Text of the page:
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NI Election: Women power way to record number of seats in new intake at Stormont


Sinn Fein Leader in the North Michelle O'Neill

Sinn Fein Leader in the North Michelle O'Neill


Naomi Long

Naomi Long

Photopress Belfast

Arlene Foster

Arlene Foster

Rosemary Barton, UUP speaking after her election result.

Rosemary Barton, UUP speaking after her election result.

Claire Bailey

Claire Bailey


Claire Hanna

Claire Hanna



Sinn Fein Leader in the North Michelle O'Neill

A record-breaking proportion of female politicians have been elected to the new Assembly. Women will make up 30% of MLAs - putting Stormont ahead of both the Dail and the House of Commons in terms of gender equality.

A total of 27 women won seats in last week's election, with nationalist parties well in front of unionists in terms of female representation.

The share of women MLAs has risen from 28% in the previous intake elected last May, which had itself surpassed all past records in terms of successful female candidates.

In 2011 women made up 19% of MLAs, and in the first Assembly election in 1998 only 14 female politicians were returned - comprising just 13% of the chamber.

The new Assembly will have 11 Sinn Fein, six DUP, four SDLP, and three Alliance women.

Ulster Unionist MLA Rosemary Barton, Clare Bailey of the Green Party, and independent unionist Claire Sugden complete the numbers. Sinn Fein leads the way on gender equality among the big parties, with 41% of its MLAs female, Alliance comes in second on 38% and the SDLP third on 33%.

The DUP lags behind significantly with 21% of its MLAs female, and the UUP is last on 10%.

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There are almost twice as many nationalist as unionist women in Stormont - 15 compared to eight.

South Belfast SDLP MLA Claire Hanna said she was delighted that a record proportion of women had been elected.

"It's great to see, but I'm disappointed that two very capable Ulster Unionist women - Jo-Anne Dobson and Sandra Overend - didn't get elected.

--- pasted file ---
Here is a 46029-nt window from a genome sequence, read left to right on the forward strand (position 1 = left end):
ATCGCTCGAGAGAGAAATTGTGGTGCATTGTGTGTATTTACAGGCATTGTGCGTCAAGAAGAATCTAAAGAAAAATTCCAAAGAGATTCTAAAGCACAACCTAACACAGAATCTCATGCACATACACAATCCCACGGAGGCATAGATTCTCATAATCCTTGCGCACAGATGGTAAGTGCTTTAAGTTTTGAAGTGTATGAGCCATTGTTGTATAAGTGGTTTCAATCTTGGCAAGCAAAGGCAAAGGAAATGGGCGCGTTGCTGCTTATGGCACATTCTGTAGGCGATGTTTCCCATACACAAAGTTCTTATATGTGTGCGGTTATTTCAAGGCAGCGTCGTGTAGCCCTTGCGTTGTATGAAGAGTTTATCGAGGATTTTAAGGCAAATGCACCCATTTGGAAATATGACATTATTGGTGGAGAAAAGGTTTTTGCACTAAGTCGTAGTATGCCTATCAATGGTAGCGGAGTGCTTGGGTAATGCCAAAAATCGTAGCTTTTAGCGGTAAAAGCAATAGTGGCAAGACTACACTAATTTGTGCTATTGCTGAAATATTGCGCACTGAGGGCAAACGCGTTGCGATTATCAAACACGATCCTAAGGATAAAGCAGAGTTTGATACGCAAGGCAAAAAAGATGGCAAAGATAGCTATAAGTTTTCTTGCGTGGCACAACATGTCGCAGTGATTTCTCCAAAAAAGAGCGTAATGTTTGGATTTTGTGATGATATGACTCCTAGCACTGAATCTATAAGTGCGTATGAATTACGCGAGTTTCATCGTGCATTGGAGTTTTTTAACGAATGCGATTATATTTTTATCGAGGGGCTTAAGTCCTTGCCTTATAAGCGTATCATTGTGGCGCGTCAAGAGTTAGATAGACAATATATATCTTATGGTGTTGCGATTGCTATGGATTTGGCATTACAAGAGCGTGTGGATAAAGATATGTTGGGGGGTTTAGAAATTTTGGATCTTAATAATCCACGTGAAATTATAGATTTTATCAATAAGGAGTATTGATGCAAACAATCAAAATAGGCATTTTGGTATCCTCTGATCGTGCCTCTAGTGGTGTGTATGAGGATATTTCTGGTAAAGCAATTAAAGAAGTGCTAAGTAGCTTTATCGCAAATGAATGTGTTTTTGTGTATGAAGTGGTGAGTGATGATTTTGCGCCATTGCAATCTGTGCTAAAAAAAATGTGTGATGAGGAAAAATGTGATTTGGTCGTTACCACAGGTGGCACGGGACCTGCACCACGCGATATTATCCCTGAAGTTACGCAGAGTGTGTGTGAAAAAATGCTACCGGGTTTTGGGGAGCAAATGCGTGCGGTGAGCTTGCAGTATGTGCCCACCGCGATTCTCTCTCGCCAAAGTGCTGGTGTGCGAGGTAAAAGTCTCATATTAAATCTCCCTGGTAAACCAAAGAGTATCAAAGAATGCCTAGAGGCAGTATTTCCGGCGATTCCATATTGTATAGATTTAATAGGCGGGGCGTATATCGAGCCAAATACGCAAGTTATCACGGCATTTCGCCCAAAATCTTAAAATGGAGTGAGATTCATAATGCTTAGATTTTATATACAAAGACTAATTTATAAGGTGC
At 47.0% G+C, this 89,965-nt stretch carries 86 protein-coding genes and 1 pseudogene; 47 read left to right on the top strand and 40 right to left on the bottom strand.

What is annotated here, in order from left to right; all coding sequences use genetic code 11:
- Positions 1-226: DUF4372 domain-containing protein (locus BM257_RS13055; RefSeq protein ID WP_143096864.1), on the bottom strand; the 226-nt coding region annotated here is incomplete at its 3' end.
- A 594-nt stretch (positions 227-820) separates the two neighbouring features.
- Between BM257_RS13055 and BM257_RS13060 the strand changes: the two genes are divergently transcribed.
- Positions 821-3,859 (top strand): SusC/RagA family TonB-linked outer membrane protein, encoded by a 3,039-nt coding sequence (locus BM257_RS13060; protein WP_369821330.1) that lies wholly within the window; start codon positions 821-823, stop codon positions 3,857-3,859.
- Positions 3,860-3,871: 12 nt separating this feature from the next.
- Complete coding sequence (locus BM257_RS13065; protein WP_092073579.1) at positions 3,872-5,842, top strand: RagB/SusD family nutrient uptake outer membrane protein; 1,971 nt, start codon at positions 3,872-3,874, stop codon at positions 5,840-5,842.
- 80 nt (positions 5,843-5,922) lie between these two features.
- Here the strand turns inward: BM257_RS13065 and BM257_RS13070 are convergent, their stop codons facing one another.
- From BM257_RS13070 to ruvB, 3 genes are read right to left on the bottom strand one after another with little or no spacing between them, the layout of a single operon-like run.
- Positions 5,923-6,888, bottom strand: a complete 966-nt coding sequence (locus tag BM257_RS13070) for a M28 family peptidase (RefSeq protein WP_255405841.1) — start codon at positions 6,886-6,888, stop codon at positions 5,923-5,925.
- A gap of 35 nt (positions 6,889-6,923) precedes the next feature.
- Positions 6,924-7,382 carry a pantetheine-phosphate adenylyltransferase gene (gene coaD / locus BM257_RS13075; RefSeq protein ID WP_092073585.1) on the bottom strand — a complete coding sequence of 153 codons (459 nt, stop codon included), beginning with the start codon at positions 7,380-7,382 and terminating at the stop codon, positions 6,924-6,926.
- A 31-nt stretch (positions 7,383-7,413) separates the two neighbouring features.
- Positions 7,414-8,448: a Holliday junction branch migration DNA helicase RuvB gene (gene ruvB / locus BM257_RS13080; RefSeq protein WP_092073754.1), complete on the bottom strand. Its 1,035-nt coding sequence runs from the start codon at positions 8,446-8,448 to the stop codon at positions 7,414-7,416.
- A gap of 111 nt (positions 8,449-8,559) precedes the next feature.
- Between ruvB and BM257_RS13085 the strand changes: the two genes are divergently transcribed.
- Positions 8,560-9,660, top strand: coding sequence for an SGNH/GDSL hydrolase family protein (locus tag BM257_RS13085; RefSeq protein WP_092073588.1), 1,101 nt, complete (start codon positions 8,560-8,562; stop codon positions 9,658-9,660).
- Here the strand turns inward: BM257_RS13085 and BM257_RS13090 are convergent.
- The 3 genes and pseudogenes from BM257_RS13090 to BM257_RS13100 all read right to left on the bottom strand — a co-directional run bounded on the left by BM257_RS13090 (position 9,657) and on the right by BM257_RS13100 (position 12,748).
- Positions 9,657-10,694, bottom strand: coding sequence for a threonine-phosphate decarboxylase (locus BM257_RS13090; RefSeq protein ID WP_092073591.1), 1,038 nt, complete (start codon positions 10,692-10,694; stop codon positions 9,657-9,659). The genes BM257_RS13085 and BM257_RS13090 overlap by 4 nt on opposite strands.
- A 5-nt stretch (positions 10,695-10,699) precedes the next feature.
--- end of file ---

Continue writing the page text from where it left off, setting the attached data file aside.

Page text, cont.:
"They will be hugely missed from their party's team," she said.

Ms Hanna stated that women MLAs' visibility would encourage other females to become involved in politics.

"I'm not just talking about sending out a message to young women, older women have a huge role to play too," she said.

"My mum Carmel didn't stand for election until she was nearly 50.

"Dolores Kelly has just made a remarkable comeback, and is clearly in her political prime at 57."

South Antrim DUP MLA Pam Cameron said: "It's been so hectic that I didn't realise such a fantastic number of women were elected.

"I'm delighted at the progress that has been made.

"But I'm devastated for my party colleagues Brenda Hale and Emma Little Pengelly, who were passionate about what they believed in and I hope they will be back soon."

In terms of gender equality in political representation, Northern Ireland is now well in front of the Republic, where women make up 22% of TDs in the Dail, and it has just nudged ahead of Westminster, where women account for 29% of MPs.

But even with the advances made, Stormont still lags behind the other devolved institutions in the UK, with women making up 48% of the Welsh Assembly and 35% of the Scottish Parliament.

However, women have still made huge advances in politics here in the past year.

"Three of our five main political party leaders are female - the DUP's Arlene Foster, Sinn Fein's Michelle O'Neill and Alliance's Naomi Long.

The trio all topped the poll in their respective constituencies.

In terms of female representation, the most progressive constituency isn't trendy South Belfast, as might be anticipated, but Fermanagh and South Tyrone, where four out of five MLAs are female.

Four constituencies have no women MLAs - North Antrim, East Antrim, Lagan Valley and North Down.

Lagan Valley's two female representatives - the UUP's Jenny Palmer and the DUP's Brenda Hale - both lost their seats.

Foyle, which previously had no women elected to Stormont, now has one - Sinn Fein's Elisha McCallion, who topped the poll.

Another strong female performer who did the same was the DUP's Carla Lockhart in Upper Bann.

In the ultra-competitive South Belfast, the Greens' Ms Bailey and Alliance's Paula Bradshaw were both successful.

The DUP's Ms Cameron said that, despite the advances, there wasn't room for complacency.

"I don't believe in quotas or positive discrimination, but women do need encouragement to put themselves forward in politics whereas men tend to be over-confident," she said.

"It also must be acknowledged that women face challenges men don't.

"I've never heard a male MLA say they had to get home to cook dinner or do the washing or ironing.

"They tend to have wives who look after all that for them."

Results centre - select a constituency - every result as it happened -

North Antrim - East Antrim - South Antrim - North Belfast - East Belfast - South Belfast - West Belfast - Strangford - South Down - Lagan Valley - Upper Bann - Newry and Armagh - Fermanagh & South Tyrone - West Tyrone - Mid Ulster - East Londonderry - Foyle - North Down

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